How much better would Christian community be if we could trust one another enough to set aside our egos? How much more joyfully would we sacrifice if we knew that someone other than God was watching and would someday comment on our good work? And what would happen if, rather than just complain about it, we tried to become the kind of people we wished we worked and lived and worshiped with?

Whether you’re the star of the show or the odd man out, these are questions worth pondering.


A Funny Thing about a Great Divide

Last Friday marked the beginning of an American institution. On October 11, 1975, Saturday Night Live debuted. And within forty seconds, host George Carlin was already cutting away at one of the great American divides: football versus baseball.

(The video of that opening monologue is here. For those of you reading in the classroom or office who don’t want to get busted watching videos at work, you can find a transcripted version of Carlin’s routine here.)

As I watch the baseball-football monologue, I’m struck by how these brief comparisons between America’s two most popular sports so easily widen into larger cultural divides. That was true in 1975, when the country was still reeling from Watergate and Cambodia and Vietnam. And it’s true in 2013, when we are often too blinded by political ideologies to even talk about caring for our neighbors. Every issue, it seems, has two sides and multiple voices, but no room for compromise.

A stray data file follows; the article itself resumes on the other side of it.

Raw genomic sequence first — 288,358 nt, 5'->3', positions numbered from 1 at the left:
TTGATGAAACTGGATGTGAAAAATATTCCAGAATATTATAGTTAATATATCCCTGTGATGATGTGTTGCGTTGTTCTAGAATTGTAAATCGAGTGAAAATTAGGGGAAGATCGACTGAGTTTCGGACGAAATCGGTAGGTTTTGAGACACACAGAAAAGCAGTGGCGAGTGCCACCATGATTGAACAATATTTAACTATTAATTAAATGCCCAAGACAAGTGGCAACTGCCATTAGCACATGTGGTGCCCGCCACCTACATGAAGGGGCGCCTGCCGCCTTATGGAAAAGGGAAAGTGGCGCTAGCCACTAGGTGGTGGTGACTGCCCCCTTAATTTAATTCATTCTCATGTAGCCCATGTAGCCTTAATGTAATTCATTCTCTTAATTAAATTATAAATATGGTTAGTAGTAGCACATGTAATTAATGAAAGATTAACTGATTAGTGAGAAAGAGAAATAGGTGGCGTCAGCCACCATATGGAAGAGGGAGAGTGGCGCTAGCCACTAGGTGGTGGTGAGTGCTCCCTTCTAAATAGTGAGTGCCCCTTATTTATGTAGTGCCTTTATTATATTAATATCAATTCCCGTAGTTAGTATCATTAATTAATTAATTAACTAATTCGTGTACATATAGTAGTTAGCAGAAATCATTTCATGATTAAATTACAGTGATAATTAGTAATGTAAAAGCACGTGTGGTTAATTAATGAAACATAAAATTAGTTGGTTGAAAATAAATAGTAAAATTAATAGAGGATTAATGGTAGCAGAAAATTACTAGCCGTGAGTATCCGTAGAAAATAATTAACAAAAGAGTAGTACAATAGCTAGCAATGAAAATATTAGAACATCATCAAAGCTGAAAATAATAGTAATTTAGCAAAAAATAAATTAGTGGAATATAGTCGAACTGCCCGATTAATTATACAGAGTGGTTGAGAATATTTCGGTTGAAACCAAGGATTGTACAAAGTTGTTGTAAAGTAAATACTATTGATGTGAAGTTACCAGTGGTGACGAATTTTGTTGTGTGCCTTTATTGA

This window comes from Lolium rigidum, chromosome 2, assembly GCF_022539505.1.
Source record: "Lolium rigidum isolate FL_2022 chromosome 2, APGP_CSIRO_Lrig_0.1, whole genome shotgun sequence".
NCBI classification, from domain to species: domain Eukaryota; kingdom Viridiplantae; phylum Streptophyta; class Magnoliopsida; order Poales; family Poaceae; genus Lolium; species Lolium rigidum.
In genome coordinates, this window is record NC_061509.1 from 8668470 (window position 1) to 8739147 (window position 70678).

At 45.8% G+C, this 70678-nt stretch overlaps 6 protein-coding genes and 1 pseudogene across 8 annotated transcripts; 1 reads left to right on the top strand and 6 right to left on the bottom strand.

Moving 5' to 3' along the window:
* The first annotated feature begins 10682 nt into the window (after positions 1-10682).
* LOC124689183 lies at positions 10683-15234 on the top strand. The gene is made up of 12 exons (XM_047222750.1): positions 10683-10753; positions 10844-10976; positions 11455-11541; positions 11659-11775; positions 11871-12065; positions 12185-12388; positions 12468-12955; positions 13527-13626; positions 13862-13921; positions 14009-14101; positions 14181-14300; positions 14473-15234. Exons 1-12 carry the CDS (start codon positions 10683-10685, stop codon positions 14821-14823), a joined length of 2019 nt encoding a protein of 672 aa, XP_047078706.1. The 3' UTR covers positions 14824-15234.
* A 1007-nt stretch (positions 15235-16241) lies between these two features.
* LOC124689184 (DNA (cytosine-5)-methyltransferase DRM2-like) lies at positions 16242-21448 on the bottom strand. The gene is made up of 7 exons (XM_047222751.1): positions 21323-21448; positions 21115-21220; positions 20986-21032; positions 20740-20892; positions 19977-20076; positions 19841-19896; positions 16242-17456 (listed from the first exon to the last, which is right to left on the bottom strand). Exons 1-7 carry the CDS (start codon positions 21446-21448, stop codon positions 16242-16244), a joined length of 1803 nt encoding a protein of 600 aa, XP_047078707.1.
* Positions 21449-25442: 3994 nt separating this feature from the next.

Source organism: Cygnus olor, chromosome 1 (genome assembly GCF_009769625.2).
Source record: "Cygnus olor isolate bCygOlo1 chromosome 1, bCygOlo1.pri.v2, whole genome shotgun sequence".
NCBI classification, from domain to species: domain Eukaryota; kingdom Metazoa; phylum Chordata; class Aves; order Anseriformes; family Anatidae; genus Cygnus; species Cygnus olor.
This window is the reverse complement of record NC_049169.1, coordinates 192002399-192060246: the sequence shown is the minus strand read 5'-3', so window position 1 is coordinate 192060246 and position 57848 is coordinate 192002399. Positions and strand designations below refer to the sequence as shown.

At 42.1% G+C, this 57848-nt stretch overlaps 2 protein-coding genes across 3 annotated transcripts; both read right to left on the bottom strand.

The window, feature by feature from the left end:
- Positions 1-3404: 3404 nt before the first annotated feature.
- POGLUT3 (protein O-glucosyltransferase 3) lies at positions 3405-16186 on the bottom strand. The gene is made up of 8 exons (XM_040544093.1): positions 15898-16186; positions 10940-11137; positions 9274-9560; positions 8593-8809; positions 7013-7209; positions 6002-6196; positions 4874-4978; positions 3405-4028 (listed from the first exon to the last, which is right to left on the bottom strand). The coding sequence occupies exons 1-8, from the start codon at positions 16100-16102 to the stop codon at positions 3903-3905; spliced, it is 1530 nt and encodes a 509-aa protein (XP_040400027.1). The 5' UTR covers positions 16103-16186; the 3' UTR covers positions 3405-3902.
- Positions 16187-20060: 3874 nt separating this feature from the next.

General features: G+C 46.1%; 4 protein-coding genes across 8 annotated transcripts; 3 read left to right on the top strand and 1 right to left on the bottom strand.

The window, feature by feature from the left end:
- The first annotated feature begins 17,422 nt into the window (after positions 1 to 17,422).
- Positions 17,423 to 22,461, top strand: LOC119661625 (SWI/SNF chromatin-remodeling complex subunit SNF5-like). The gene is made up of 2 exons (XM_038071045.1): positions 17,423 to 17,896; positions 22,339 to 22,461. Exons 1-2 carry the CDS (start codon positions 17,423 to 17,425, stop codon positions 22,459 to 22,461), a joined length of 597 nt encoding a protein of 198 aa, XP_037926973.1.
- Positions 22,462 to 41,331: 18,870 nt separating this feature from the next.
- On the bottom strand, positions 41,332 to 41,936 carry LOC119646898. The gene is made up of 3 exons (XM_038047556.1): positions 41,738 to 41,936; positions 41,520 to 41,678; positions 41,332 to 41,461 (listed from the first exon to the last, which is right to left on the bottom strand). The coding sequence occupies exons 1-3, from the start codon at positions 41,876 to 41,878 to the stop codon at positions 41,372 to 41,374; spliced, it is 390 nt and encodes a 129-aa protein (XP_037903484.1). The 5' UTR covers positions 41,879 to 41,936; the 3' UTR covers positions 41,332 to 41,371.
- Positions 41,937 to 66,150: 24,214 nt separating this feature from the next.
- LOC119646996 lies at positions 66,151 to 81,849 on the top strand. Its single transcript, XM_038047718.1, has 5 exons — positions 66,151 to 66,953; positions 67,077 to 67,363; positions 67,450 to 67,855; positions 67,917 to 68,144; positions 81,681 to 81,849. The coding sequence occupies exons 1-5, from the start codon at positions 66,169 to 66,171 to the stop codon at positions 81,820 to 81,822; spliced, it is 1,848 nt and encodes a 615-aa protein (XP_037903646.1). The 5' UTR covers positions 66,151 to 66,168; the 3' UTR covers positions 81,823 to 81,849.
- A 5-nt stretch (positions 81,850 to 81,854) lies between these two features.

Football is a game of aggression, played under the pressure of an expiring clock, based on quick reaction and brute force. Baseball, on the other hand, is a game of courtesy, governed by tradition and unwritten codes of conduct, based on anticipation and highly specialized skills.

The two games don’t just differ in rules or vocabulary. They represent completely different ideas of competition. Both baseball and football fans love sports, use them to teach their children, care about sportsmanship and fair play. But both sides can get so entrenched in their perspective that neither can see the common ground on which they stand.

Which is why Carlin’s routine works so beautifully. He uses humor to disarm the combatants. His jokes are not rhetorical in nature, meant to ridicule one side and fire up another. They are merely observations that tell the truth without accusation. And because they are funny, they provide commonality.

I’m not so naïve as to think that our latest national spat over the budget, healthcare, and the debt ceiling can be solved by a comedic routine. Some tensions require long-term work from both sides. Some may end up being irresolvable.

But I am naïve enough to think that we need humor to shed light on things we could not otherwise admit to ourselves. We may not be able to laugh at some of the crises we’re dealing with; there’s nothing funny about the struggle to survive for many of our poorest citizens. But we can laugh at ourselves when our battles for justice devolve into petty or ridiculous fueds. And maybe by laughing we can see that we don’t have the market cornered on wisdom, that common ground may exist if we can build a bridge to it, and that no ideology is more important than providing real help to real people.